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The Retention Pricing Scheme: How does it work? - Views on News from Equitymaster
 
 
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  • May 12, 2000

    The Retention Pricing Scheme: How does it work?

    The Retention Pricing Scheme (RPS) was introduced in November 1977 in the wake of the increase in crude oil prices in the early seventies when the prices of both imported fertilisers as well as fertiliser feedstock (naphtha) increased substantially. This led to a decline in the consumption of fertilisers and the government, in order to help build indigenous fertiliser capacity and boost fertiliser consumption set up a committee under Mr. Marathe. The outcome of the recommendations of the committee was the RPS.

    The scheme intended to provide fertilisers at a cheaper rate to the farmers and provide a 'reasonable' return on investment for the fertiliser producers, which would boost investment in the industry.

    The scheme works as follows: the selling prices of the fertiliser are fixed by the government and so are the retention prices for the producers. The difference between the higher retention price for the producer and the lower selling prices are paid to the producers by the government. These are based on covering the variable cost and fixed costs and giving a return of 12% on the networth.

    Not all producers are entitled to the same price however. The retention price paid varies between plant to plant and depends on the feedstock used (whether naphtha, fuel oil, gas or coal) and takes into account the conversion costs, selling costs, interest on debt, depreciation and capacity utilisation of the plant itself.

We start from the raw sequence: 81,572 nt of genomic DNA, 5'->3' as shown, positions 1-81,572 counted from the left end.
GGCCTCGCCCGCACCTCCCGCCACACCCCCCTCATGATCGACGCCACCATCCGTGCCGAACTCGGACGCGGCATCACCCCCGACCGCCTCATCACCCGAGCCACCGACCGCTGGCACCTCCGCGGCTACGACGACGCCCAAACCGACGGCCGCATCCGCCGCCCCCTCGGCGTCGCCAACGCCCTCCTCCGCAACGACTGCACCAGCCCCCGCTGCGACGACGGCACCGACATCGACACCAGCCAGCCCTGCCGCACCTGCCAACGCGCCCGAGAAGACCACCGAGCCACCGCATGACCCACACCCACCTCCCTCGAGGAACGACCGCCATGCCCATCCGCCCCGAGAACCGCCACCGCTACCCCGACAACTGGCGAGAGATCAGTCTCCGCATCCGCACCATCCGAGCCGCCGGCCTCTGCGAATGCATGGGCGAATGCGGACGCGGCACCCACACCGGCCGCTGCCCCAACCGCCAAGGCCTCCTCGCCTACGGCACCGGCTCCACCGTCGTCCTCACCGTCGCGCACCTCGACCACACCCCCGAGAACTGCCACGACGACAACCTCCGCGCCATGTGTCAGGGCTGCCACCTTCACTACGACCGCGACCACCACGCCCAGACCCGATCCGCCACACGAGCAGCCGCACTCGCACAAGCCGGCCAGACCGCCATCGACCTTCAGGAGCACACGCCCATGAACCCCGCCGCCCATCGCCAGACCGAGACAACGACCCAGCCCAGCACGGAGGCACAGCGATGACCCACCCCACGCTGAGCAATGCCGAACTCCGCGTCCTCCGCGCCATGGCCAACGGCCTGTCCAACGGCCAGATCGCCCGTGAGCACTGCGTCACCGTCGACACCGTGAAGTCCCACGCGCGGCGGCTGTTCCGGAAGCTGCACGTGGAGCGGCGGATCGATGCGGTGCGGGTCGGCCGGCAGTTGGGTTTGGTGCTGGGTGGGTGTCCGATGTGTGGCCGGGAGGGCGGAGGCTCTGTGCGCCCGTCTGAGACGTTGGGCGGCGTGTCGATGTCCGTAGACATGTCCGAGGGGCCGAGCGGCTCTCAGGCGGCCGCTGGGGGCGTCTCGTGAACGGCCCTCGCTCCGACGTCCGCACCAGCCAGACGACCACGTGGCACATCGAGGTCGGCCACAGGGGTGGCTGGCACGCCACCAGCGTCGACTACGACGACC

For instance, the capacity utilisation norm for a gas-based plant has been fixed at 90%. So if a plant were to operate at 110%, the effective post tax return would work out to 14.67% (12/90*110). Thus a higher capital cost implies a higher retention price for a plant provided the company is able to meet its capacity utilisation norms. This is the reason why the newer plants such as Chambal Fertilisers and Tata Chemicals set up in the early nineties get a higher retention price (since they have a higher capital cost which implies higher interest and depreciation) than plants such as Indo Gulf Fertilisers and Zuari Agro. Thus the differences between retention prices (for urea) vary between 3,500/tonne for some plants to as much 8,500/tonne for others.

    However, there is a downside for companies getting a higher retention price. Normally, companies book their sales at retention prices and the difference between the retention prices and the selling prices (Rs 4,000 per tonne for urea) are shown as dues receivables from the government. Therefore the actual cash flows are much less than what appears from examining the profit and loss account. For instance, Tata Chemicals in its annual accounts ended March 1999 had mentioned an outstanding balance of Rs 3,129 m from the government (the net cash before operating activities for the company for the year was Rs 2,734 m).